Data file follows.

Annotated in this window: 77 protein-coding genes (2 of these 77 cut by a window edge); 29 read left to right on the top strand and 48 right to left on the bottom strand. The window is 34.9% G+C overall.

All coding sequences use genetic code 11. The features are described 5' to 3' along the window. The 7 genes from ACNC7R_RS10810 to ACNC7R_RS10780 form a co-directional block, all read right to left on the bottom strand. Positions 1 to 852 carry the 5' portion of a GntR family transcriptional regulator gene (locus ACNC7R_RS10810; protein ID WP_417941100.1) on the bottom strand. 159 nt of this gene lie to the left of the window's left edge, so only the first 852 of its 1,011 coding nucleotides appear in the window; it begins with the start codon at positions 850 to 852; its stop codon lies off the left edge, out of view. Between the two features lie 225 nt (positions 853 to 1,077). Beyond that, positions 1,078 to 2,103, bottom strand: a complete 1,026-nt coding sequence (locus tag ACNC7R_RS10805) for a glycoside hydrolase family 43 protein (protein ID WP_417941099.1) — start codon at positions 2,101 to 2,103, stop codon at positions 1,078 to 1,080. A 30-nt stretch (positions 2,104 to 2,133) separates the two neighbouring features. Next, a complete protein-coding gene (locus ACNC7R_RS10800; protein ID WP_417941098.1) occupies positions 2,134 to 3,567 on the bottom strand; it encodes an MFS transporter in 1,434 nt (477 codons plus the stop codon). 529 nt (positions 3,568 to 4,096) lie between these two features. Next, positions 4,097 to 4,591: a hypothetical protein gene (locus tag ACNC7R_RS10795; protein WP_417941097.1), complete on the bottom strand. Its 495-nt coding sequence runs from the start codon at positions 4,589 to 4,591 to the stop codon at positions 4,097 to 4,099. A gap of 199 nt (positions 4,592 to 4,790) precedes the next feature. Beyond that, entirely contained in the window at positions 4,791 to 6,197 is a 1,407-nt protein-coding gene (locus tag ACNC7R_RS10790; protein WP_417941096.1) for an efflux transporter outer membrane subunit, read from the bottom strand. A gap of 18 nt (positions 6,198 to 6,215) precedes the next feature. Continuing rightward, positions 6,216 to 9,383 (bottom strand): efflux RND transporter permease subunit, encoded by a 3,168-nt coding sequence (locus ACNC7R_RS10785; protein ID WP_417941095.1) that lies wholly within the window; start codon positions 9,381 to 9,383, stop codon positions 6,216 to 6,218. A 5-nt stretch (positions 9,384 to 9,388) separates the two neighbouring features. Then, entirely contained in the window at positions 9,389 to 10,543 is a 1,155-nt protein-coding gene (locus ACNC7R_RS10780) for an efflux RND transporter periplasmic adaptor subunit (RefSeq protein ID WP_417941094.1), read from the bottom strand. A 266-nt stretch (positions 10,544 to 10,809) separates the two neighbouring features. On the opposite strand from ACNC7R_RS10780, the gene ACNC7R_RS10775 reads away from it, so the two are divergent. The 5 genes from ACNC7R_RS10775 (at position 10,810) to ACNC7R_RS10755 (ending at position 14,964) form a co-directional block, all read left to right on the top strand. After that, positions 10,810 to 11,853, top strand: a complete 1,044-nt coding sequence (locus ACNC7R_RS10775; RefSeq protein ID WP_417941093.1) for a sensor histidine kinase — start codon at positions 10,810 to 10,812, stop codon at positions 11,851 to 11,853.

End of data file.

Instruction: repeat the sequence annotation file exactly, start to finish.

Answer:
Annotated in this window: 77 protein-coding genes (2 of these 77 cut by a window edge); 29 read left to right on the top strand and 48 right to left on the bottom strand. The window is 34.9% G+C overall.

All coding sequences use genetic code 11. The features are described 5' to 3' along the window. The 7 genes from ACNC7R_RS10810 to ACNC7R_RS10780 form a co-directional block, all read right to left on the bottom strand. Positions 1 to 852 carry the 5' portion of a GntR family transcriptional regulator gene (locus ACNC7R_RS10810; protein ID WP_417941100.1) on the bottom strand. 159 nt of this gene lie to the left of the window's left edge, so only the first 852 of its 1,011 coding nucleotides appear in the window; it begins with the start codon at positions 850 to 852; its stop codon lies off the left edge, out of view. Between the two features lie 225 nt (positions 853 to 1,077). Beyond that, positions 1,078 to 2,103, bottom strand: a complete 1,026-nt coding sequence (locus tag ACNC7R_RS10805) for a glycoside hydrolase family 43 protein (protein ID WP_417941099.1) — start codon at positions 2,101 to 2,103, stop codon at positions 1,078 to 1,080. A 30-nt stretch (positions 2,104 to 2,133) separates the two neighbouring features. Next, a complete protein-coding gene (locus ACNC7R_RS10800; protein ID WP_417941098.1) occupies positions 2,134 to 3,567 on the bottom strand; it encodes an MFS transporter in 1,434 nt (477 codons plus the stop codon). 529 nt (positions 3,568 to 4,096) lie between these two features. Next, positions 4,097 to 4,591: a hypothetical protein gene (locus tag ACNC7R_RS10795; protein WP_417941097.1), complete on the bottom strand. Its 495-nt coding sequence runs from the start codon at positions 4,589 to 4,591 to the stop codon at positions 4,097 to 4,099. A gap of 199 nt (positions 4,592 to 4,790) precedes the next feature. Beyond that, entirely contained in the window at positions 4,791 to 6,197 is a 1,407-nt protein-coding gene (locus tag ACNC7R_RS10790; protein WP_417941096.1) for an efflux transporter outer membrane subunit, read from the bottom strand. A gap of 18 nt (positions 6,198 to 6,215) precedes the next feature. Continuing rightward, positions 6,216 to 9,383 (bottom strand): efflux RND transporter permease subunit, encoded by a 3,168-nt coding sequence (locus ACNC7R_RS10785; protein ID WP_417941095.1) that lies wholly within the window; start codon positions 9,381 to 9,383, stop codon positions 6,216 to 6,218. A 5-nt stretch (positions 9,384 to 9,388) separates the two neighbouring features. Then, entirely contained in the window at positions 9,389 to 10,543 is a 1,155-nt protein-coding gene (locus ACNC7R_RS10780) for an efflux RND transporter periplasmic adaptor subunit (RefSeq protein ID WP_417941094.1), read from the bottom strand. A 266-nt stretch (positions 10,544 to 10,809) separates the two neighbouring features. On the opposite strand from ACNC7R_RS10780, the gene ACNC7R_RS10775 reads away from it, so the two are divergent. The 5 genes from ACNC7R_RS10775 (at position 10,810) to ACNC7R_RS10755 (ending at position 14,964) form a co-directional block, all read left to right on the top strand. After that, positions 10,810 to 11,853, top strand: a complete 1,044-nt coding sequence (locus ACNC7R_RS10775; RefSeq protein ID WP_417941093.1) for a sensor histidine kinase — start codon at positions 10,810 to 10,812, stop codon at positions 11,851 to 11,853.